Turn out we still need to stall Core0!
At that point in the porting process I finally gave the Dreamcast's maple bus interface a try and it didn't work at all! After debugging a bit with the logic analyzer, I immediately saw I was still missing bits! I then realized that my previous testing was invalid by looking back at my test branch.
I walked away from the project for a week, and then decided to try adding the Core0 stall back in the maple driver. I couldn't use the DPORT access function anymore as those rely on FreeRTOS. Base on the DPORT code, I made a simplified version of the stalling mechanism. With this version the locking is only possible one way: Core1 stall Core0. I used high interrupt level 5 as some of the panic code share the DPORT level 4 interrupt. Also the stall start function will not block anymore as no mutex is required and that I moved the validation that Core0 is stall to the stalling end function. This made the maple driver work again. I also gave the genesis driver a try and to my surprise Mortal Kombat 1 6 buttons was now 100% glitch free. Something I was not able to achieve before! Turnout I didn't waste my time!
ets_delay_us do not work anymore!
I don't often use the delay function so it took me a while to even notice it was not working. When doing my full regression testing, I notice the SEGA mouse didn't work in Wacky Worlds on the Genesis anymore. This game implement the SEGA Three-Wire handshake very poorly and it requires to emulate the exact timing a real SEGA mouse would take to toggle the ACK line. While debugging with my logic analyzer I saw that the timing was completely off as if the delay was not present.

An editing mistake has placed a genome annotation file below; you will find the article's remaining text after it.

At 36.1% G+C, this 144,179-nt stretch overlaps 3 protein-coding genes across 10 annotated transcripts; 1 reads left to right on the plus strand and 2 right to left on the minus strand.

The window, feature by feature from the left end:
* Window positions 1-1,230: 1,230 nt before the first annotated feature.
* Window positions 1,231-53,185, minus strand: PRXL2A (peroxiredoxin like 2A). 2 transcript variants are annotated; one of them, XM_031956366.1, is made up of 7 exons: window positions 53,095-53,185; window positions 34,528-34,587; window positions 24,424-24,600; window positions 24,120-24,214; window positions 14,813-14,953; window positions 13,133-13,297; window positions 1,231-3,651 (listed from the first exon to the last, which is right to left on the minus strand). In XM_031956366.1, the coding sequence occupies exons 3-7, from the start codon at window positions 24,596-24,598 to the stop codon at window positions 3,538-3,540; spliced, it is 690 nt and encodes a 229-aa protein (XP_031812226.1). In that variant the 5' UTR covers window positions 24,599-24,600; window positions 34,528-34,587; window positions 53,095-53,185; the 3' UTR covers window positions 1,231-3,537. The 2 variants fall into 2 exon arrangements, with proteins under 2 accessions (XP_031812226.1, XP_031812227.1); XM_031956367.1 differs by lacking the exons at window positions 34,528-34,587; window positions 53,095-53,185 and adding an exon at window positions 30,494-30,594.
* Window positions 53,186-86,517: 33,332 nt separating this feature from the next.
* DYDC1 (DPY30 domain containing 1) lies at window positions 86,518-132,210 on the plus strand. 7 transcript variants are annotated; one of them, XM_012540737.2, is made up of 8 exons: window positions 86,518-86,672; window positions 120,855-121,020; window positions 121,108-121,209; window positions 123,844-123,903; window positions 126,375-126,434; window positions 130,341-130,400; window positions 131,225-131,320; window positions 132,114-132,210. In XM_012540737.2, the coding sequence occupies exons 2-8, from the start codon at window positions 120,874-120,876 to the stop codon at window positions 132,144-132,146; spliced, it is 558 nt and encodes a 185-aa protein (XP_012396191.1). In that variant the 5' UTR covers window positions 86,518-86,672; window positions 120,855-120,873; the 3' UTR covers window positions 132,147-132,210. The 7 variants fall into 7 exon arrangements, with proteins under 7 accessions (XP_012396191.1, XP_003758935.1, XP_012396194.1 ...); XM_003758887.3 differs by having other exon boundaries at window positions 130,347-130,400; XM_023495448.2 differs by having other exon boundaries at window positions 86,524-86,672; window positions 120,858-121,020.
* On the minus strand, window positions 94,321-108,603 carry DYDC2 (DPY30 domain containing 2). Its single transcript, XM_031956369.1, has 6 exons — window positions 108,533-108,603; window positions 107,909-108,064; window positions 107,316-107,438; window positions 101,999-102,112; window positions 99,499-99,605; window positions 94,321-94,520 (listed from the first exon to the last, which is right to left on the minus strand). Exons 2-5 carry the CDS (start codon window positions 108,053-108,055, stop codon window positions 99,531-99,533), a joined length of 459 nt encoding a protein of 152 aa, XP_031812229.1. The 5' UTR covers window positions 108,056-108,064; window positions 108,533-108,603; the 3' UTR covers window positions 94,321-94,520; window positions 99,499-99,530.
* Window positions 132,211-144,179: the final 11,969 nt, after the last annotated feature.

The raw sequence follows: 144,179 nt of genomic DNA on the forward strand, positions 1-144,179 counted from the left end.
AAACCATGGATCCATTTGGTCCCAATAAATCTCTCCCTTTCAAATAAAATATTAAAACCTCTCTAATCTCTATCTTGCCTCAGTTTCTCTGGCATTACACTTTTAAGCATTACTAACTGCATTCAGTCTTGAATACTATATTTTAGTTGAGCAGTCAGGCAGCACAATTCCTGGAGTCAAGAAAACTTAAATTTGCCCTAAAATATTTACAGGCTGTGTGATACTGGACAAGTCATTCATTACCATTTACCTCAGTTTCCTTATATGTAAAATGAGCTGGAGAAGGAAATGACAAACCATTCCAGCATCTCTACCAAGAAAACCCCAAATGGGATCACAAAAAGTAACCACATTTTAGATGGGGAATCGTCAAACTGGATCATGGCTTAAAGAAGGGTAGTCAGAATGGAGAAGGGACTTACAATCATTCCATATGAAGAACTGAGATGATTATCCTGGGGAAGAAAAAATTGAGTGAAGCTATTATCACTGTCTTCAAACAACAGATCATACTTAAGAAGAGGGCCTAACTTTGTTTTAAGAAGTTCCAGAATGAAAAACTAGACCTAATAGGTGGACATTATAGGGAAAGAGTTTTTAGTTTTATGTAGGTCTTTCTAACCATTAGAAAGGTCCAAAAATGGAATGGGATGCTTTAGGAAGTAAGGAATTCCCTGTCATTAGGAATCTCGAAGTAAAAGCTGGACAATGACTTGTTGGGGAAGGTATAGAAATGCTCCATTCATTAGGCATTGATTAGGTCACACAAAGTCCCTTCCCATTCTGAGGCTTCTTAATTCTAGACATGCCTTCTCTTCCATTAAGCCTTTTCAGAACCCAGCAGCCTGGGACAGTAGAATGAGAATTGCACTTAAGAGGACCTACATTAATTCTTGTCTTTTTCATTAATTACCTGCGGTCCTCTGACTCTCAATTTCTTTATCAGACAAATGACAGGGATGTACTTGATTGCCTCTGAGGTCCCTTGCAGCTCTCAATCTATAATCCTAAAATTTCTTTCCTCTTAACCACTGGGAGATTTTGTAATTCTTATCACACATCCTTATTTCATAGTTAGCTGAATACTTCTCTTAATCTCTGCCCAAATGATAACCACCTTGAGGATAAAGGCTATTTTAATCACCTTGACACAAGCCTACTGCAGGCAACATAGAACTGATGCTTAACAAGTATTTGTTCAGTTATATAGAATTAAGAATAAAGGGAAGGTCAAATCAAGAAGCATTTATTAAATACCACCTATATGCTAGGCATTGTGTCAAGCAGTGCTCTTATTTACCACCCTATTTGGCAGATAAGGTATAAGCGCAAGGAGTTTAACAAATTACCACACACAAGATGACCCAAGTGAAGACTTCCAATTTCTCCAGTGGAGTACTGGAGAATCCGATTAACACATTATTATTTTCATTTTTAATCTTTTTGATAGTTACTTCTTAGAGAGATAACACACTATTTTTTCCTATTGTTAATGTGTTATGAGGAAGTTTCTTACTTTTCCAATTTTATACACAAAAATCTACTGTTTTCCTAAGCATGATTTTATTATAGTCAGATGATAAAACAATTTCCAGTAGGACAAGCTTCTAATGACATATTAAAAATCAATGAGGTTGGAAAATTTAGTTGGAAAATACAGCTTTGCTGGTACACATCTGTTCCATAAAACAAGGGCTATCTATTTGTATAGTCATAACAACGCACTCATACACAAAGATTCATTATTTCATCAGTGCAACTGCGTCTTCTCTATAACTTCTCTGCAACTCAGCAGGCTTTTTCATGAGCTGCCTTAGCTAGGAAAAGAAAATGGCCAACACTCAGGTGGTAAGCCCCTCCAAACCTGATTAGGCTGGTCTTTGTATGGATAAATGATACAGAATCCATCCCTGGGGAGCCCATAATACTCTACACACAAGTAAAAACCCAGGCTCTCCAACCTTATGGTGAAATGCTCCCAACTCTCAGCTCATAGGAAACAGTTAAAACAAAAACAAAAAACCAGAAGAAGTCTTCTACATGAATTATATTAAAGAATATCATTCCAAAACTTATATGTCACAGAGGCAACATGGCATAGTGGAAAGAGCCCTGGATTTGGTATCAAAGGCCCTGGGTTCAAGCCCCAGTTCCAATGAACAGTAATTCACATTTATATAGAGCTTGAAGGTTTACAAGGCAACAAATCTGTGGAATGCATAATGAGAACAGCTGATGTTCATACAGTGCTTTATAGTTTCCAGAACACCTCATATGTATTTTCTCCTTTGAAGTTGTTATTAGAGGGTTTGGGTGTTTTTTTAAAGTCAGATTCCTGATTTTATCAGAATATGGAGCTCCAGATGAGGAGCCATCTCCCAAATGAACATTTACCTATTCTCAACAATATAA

Turn out the ROM function ets_delay_us didn't work anymore! The disassembly of the function is available here and it's actually quite simple. This function depend on the clock rate from xthal_get_ccount function and clock frequency setting locate in the global variable g_ticks_per_us_pro. Base on my test xthal_get_ccount output was fine and even if I could access the content of g_ticks_per_us_pro fine I thought that maybe the ROM code couldn't somehow. So I reimplemented the function by using the CONFIG_ESP32_DEFAULT_CPU_FREQ_MHZ define directly and then my delay went back to normal!
In the end, I think the major improvement came from replacing the DPORT access function by my own core0 stall function that was much faster to initiate the stall. While having the second core free of FreeRTOS certainly help, I bet I could have the same result with it. I did successfully port BlueRetro to use the bare metal hack and everything work well. I kind of like it, so I'll keep it this way. If it turns out to be hard to maintain in the future, it would be very easy to revert anyway. The genesis driver is now finally stable and so I can now move on to implement new features :) .